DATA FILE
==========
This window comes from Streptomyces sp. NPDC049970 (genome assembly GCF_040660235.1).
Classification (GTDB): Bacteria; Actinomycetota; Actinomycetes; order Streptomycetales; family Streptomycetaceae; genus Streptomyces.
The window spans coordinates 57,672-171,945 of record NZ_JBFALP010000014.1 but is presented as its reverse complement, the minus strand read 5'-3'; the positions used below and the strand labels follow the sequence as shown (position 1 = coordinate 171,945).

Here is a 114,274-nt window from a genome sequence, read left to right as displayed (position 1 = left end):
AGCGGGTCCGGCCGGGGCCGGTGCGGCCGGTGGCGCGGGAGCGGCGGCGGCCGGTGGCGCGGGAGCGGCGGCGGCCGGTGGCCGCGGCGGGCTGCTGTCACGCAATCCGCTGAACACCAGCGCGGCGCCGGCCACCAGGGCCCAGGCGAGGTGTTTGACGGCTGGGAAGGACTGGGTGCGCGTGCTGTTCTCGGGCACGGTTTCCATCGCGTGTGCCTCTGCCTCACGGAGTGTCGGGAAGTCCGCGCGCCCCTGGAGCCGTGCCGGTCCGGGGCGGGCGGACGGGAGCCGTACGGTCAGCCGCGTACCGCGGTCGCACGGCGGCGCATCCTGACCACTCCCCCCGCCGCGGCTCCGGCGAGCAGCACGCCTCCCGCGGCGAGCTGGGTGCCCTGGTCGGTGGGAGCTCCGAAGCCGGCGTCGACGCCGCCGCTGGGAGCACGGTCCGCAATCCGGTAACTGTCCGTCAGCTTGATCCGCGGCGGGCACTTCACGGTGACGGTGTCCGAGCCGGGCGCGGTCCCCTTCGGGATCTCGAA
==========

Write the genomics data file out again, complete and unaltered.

This window comes from Streptomyces sp. NPDC049970 (genome assembly GCF_040660235.1).
Classification (GTDB): Bacteria; Actinomycetota; Actinomycetes; order Streptomycetales; family Streptomycetaceae; genus Streptomyces.
The window spans coordinates 57,672-171,945 of record NZ_JBFALP010000014.1 but is presented as its reverse complement, the minus strand read 5'-3'; the positions used below and the strand labels follow the sequence as shown (position 1 = coordinate 171,945).

Here is a 114,274-nt window from a genome sequence, read left to right as displayed (position 1 = left end):
AGCGGGTCCGGCCGGGGCCGGTGCGGCCGGTGGCGCGGGAGCGGCGGCGGCCGGTGGCGCGGGAGCGGCGGCGGCCGGTGGCCGCGGCGGGCTGCTGTCACGCAATCCGCTGAACACCAGCGCGGCGCCGGCCACCAGGGCCCAGGCGAGGTGTTTGACGGCTGGGAAGGACTGGGTGCGCGTGCTGTTCTCGGGCACGGTTTCCATCGCGTGTGCCTCTGCCTCACGGAGTGTCGGGAAGTCCGCGCGCCCCTGGAGCCGTGCCGGTCCGGGGCGGGCGGACGGGAGCCGTACGGTCAGCCGCGTACCGCGGTCGCACGGCGGCGCATCCTGACCACTCCCCCCGCCGCGGCTCCGGCGAGCAGCACGCCTCCCGCGGCGAGCTGGGTGCCCTGGTCGGTGGGAGCTCCGAAGCCGGCGTCGACGCCGCCGCTGGGAGCACGGTCCGCAATCCGGTAACTGTCCGTCAGCTTGATCCGCGGCGGGCACTTCACGGTGACGGTGTCCGAGCCGGGCGCGGTCCCCTTCGGGATCTCGAA